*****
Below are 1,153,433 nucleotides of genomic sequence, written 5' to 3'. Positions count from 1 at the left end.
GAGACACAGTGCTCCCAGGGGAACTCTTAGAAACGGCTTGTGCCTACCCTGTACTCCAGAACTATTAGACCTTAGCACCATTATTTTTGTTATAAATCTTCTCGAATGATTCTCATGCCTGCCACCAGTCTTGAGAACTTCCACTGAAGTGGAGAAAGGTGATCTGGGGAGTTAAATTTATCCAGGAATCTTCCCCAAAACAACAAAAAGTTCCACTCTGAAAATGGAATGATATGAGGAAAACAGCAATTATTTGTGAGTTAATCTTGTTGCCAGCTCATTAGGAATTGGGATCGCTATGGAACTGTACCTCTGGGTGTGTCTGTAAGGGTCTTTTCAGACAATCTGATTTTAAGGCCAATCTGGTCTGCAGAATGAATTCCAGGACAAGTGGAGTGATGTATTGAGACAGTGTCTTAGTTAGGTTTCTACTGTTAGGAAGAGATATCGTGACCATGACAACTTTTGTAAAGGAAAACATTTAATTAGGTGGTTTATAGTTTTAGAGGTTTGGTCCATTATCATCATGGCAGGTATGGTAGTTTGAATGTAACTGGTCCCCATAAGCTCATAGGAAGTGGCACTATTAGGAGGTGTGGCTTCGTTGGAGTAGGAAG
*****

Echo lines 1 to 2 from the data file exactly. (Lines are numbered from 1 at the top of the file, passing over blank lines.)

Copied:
Below are 1,153,433 nucleotides of genomic sequence, written 5' to 3'. Positions count from 1 at the left end.
GAGACACAGTGCTCCCAGGGGAACTCTTAGAAACGGCTTGTGCCTACCCTGTACTCCAGAACTATTAGACCTTAGCACCATTATTTTTGTTATAAATCTTCTCGAATGATTCTCATGCCTGCCACCAGTCTTGAGAACTTCCACTGAAGTGGAGAAAGGTGATCTGGGGAGTTAAATTTATCCAGGAATCTTCCCCAAAACAACAAAAAGTTCCACTCTGAAAATGGAATGATATGAGGAAAACAGCAATTATTTGTGAGTTAATCTTGTTGCCAGCTCATTAGGAATTGGGATCGCTATGGAACTGTACCTCTGGGTGTGTCTGTAAGGGTCTTTTCAGACAATCTGATTTTAAGGCCAATCTGGTCTGCAGAATGAATTCCAGGACAAGTGGAGTGATGTATTGAGACAGTGTCTTAGTTAGGTTTCTACTGTTAGGAAGAGATATCGTGACCATGACAACTTTTGTAAAGGAAAACATTTAATTAGGTGGTTTATAGTTTTAGAGGTTTGGTCCATTATCATCATGGCAGGTATGGTAGTTTGAATGTAACTGGTCCCCATAAGCTCATAGGAAGTGGCACTATTAGGAGGTGTGGCTTCGTTGGAGTAGGAAG